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# What classes do you have to take to major in math

I was wondering the highest level math required for a math major. #math

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## Dinesh’s Answer

In this AI (Artificial Intelligence) world, people are wondering about the magic created by the math. And its evolving very fastly. So there is no limit for the math to sent the highest levels and all.

But something(deeper in math) in AI can be considered as the hardest math like Rocket science. Because you can learn and earn very easily in these domain as a math freak.

But something(deeper in math) in AI can be considered as the hardest math like Rocket science. Because you can learn and earn very easily in these domain as a math freak.

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## Kondragunta’s Answer

You aren’t surprised that your curriculum as a math major will include plenty of math courses. Math is among your favorite subjects, and you wouldn’t be interested in the degree program otherwise. The types of math courses typically found in an undergraduate math degree program include algebra, differential equations, and calculus, Students should expect to take at least three, if not four, semesters of calculus. Most math curricula will include both abstract algebra and applied linear algebra, but some programs will also include modern algebra, an additional year of abstract algebra or another algebra class. Other math coursework you might find in your curriculum includes discrete mathematics, complex analysis, mathematical proof and problem-solving, statistics, and mathematical reasoning. Math majors often have mathematical electives they can use to take further math courses that they find most interesting, such as differential geometry, topology, and applied stochastic processes.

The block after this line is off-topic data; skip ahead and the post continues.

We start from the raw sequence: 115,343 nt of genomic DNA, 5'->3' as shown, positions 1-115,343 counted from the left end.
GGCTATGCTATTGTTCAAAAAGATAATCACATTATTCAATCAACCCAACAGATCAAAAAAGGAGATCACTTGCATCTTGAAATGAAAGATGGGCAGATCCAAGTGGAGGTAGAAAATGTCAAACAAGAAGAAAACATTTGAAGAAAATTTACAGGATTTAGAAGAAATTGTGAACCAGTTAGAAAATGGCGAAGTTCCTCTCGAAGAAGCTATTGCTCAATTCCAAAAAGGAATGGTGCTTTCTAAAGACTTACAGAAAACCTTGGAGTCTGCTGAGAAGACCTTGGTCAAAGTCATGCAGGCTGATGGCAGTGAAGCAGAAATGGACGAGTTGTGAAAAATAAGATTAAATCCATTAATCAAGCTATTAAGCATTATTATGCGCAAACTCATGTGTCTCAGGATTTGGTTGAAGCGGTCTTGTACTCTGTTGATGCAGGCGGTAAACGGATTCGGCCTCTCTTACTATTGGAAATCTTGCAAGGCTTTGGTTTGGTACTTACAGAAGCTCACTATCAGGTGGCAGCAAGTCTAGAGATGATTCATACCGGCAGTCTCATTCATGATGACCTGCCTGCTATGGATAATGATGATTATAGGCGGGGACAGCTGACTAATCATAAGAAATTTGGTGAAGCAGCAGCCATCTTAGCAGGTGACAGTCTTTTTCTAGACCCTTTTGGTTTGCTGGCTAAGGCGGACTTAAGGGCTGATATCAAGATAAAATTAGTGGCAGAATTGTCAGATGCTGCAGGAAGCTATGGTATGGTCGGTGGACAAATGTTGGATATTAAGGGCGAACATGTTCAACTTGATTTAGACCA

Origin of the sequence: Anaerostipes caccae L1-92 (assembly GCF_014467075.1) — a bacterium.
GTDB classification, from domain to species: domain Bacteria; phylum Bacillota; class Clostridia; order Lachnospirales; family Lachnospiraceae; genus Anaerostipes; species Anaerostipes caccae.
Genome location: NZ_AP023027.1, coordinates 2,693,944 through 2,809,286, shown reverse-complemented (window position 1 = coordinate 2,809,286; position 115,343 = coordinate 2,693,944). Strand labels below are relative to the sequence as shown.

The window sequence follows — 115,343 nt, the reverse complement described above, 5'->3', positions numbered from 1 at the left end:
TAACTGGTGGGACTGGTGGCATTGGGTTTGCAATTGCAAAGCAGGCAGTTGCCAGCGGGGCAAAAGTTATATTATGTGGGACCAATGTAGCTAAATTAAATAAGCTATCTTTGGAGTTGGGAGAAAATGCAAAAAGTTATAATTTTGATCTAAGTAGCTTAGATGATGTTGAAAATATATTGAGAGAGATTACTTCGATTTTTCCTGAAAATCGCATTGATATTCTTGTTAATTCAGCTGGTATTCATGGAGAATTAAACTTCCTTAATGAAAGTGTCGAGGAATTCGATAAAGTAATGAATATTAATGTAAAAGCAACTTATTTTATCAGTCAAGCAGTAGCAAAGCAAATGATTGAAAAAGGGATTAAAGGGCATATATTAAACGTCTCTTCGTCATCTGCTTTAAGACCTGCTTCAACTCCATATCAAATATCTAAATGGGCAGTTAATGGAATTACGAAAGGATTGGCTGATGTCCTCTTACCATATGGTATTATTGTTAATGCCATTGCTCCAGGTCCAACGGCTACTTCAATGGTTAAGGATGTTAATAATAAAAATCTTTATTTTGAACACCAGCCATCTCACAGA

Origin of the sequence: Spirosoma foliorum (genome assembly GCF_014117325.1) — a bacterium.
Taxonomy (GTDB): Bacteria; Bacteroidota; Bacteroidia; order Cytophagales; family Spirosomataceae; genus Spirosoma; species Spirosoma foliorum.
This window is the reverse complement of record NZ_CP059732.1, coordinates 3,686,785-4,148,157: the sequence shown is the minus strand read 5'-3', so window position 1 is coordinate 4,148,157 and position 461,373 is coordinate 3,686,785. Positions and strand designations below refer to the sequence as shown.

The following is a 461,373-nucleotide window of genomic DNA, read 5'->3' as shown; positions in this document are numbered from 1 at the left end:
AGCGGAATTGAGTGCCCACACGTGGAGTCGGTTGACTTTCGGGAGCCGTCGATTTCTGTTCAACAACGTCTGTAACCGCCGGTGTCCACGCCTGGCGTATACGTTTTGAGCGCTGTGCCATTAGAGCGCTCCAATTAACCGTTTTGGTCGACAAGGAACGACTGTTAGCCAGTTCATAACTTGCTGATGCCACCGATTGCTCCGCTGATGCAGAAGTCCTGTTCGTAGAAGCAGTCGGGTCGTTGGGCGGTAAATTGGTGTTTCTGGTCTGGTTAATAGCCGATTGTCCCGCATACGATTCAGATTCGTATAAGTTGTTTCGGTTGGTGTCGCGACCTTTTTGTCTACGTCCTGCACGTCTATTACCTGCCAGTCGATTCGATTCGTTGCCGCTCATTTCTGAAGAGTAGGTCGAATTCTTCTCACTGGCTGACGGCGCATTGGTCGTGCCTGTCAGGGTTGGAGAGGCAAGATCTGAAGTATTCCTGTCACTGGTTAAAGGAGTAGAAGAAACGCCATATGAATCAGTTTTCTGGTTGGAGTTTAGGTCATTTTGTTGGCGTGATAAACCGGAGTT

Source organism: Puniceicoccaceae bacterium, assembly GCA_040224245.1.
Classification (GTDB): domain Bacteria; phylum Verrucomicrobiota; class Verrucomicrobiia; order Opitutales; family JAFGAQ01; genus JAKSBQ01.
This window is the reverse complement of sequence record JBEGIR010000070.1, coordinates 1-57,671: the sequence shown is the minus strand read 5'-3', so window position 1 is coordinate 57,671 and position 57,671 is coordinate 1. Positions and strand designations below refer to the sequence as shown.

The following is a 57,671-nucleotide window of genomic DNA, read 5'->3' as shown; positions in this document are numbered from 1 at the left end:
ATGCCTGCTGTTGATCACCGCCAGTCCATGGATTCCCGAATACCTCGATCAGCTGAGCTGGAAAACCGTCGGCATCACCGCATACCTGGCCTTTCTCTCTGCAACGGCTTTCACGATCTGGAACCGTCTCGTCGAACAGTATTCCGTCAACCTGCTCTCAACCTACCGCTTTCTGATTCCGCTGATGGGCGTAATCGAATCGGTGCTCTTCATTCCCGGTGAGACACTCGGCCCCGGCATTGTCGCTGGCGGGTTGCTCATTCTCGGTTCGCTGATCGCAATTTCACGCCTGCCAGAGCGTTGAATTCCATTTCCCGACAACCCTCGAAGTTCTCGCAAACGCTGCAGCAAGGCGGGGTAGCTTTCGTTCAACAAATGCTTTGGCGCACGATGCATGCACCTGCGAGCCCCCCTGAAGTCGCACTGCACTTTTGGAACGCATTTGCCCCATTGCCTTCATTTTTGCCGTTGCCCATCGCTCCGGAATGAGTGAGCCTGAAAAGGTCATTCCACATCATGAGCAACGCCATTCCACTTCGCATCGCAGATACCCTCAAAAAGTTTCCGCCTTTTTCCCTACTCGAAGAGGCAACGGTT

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## Laura’s Answer

That's a good question - and the answer is fairly broad. Every college or university that offers majors will have established the list of requirements (classes or equivalent courses) needed to obtain a major in a specific subject. If you are looking at a specific college, you can either go on their website or call the Mathematics department and get a feel for the courses that are required. Typical mathematics majors will require courses in areas like: Differential Equations, Calculus, Complex Variables, Linear Algebra, Probability and Statistics and Modern Geometry. You can also usually combine a math major with something else like Computer Science if you wanted to get into technology or Education if you wanted to teach.

You can stop at a Bachelor's degree (usually 4 years of undergraduate study at a college) or keep going and earn a Master's degree (usually 2 more years) or even a PhD (usually 4 more years). The required classes will depend on the specific program you enroll in as well as on what you hope to do with your major, as well as your previous classes - but there will be an overall framework which will help guide you.

If you're wondering what classes to take in High School to help get started on a math major in college, it's a good idea to talk to a teacher or guidance counselor to get some advice. Definitely take math each year, and if you have the chance and ability to take Advanced courses, those may count for college credit, depending on where you go.